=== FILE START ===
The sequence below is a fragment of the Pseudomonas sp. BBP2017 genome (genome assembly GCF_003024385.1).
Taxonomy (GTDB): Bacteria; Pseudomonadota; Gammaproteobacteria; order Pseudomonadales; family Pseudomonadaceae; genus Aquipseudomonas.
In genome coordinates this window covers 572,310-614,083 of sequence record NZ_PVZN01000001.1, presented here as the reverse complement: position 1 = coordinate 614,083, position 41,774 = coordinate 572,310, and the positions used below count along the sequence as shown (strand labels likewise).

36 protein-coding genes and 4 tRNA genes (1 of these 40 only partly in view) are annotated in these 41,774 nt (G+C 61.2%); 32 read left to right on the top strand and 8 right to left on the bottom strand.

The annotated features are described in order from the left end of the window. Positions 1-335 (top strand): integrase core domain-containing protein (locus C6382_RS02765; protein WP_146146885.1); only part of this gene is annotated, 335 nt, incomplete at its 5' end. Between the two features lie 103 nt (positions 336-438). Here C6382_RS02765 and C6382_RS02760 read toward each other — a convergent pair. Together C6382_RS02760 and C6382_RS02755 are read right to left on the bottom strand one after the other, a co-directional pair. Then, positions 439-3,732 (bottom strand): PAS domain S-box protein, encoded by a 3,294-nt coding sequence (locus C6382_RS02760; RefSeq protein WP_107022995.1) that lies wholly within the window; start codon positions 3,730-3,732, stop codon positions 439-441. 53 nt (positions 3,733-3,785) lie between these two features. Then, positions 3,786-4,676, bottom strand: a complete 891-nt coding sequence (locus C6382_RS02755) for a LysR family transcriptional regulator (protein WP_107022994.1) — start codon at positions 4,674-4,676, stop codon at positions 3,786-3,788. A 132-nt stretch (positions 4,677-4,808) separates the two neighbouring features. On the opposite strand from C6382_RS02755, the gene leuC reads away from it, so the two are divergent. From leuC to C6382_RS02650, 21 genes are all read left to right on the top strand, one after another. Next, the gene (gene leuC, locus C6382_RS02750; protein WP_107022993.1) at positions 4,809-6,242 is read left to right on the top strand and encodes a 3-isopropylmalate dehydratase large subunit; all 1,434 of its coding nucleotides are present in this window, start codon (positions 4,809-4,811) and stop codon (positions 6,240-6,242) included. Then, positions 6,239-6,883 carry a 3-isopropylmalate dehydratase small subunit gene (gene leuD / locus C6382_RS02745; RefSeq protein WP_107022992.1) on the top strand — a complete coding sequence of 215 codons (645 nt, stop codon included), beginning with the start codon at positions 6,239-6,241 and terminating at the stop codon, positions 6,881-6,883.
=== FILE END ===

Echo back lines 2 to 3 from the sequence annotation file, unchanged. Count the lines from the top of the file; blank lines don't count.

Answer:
Taxonomy (GTDB): Bacteria; Pseudomonadota; Gammaproteobacteria; order Pseudomonadales; family Pseudomonadaceae; genus Aquipseudomonas.
In genome coordinates this window covers 572,310-614,083 of sequence record NZ_PVZN01000001.1, presented here as the reverse complement: position 1 = coordinate 614,083, position 41,774 = coordinate 572,310, and the positions used below count along the sequence as shown (strand labels likewise).